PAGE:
Potential Demand Increase and Network Impacts

Hi Orchestrators! Over the past few months, the Livepeer Studio team has been engaged in conversations with a 1st-tier livestreaming platform (top 10 in the world by volume). We’re happy to share this customer is setting up to scale up traffic on Livepeer Studio in late February. We think this opportunity represents a big step towards establishing Livepeer network’s credibility in the global transcoding market.

As you might imagine, this was a very competitive deal; platforms of this size have extraordinary negotiating power, receive huge discounts on rack rates, and even have the ability to operate their own infrastructure. We’ve spent the past 4 months working through the transcoding cost to support this customer’s commercial and technical due diligence process. This message is the start of a conversation about its potential impact on the Livepeer network.

< Network Impact TLDR >

Traffic - We expect this customer to 3-5x current transcoding minutes on the Livepeer network as they ramp up traffic over a few months. Orchestrator nodes should see higher utilization. We suspect the current capacity in the network can handle this increase, but would like to gut check with you on this.

Pricing - PPP will need to reduce dramatically (and quickly) to 60-70ppp for it to be economically viable to support this user at this scale. They have pushed very hard on price, and even have alternatives that are similar in cost effectiveness.

Net result - In the short term, if node operators can handle the traffic increase, they should make about the same amount of ETH fees as today. In the longer term, we think this increase in traffic can attract more scaled applications, and thereby increasing fees for all.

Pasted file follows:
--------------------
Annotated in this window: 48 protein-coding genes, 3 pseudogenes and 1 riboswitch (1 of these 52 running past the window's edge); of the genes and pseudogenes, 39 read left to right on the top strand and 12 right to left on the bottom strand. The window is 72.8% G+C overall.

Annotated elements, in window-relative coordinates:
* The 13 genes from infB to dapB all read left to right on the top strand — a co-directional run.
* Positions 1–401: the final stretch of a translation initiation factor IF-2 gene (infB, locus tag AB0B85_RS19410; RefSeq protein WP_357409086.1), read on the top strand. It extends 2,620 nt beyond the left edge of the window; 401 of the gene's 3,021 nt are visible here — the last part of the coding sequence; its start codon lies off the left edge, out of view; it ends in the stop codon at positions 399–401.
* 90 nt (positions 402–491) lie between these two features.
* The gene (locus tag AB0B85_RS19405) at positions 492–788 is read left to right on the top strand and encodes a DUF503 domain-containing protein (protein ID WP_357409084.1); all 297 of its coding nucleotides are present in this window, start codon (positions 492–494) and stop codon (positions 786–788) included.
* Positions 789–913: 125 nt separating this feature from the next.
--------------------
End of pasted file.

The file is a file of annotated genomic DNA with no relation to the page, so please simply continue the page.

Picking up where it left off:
Timing - We hope to see traffic start to ramp up in mid March. Our current plan is to roll out new pricing a few days prior to that, with the exact date still TBD.

< Details >

To administer this customer (and similar future customers) at breakeven, we need to achieve a cost of $0.50 / 1k mins (~$0.03 / hr) of transcoding for a full ladder (1080p/720p/480p/360p). This works out to around 70 wei per pixel. While there is clear evidence that the network is capable of providing high-quality service at this price point, we consider it highly unlikely that market forces will drive price low enough within the next 2-3 weeks.

In the ideal world, price adjustments like this would happen over a longer period of time, potentially via dynamic and permissionless price discovery. But given the technical complexity, the sensitive timing, and the potential significance of the deal, we are reaching out to directly solicit your feedback.

We also plan to increase the stake weight with this roll out to help increase market competition.


Hey Eric,

Congratulations on the deal! Seems positive for the future of Livepeer.

Some concerns and Q’s as an O:

This seems like amazing news for everyone other than Orchestrators. What would be the benefit for O’s reducing their PPP’s for Livepeer Studio, since, as other Orchestraors have discussed, increased streams don’t seem to translate to increased income?

Because Livepeer Studio is the #1 driver of traffic for the network, this PPP requirement would be a forced change if an O wants to receive traffic at all, and at the cost of increased hardware usage while pay doesn’t necessarily increase. The majority of O’s that are lucky enough to have stake are already relying on LPT as payment and this seems to continue pushing the status quo in that direction.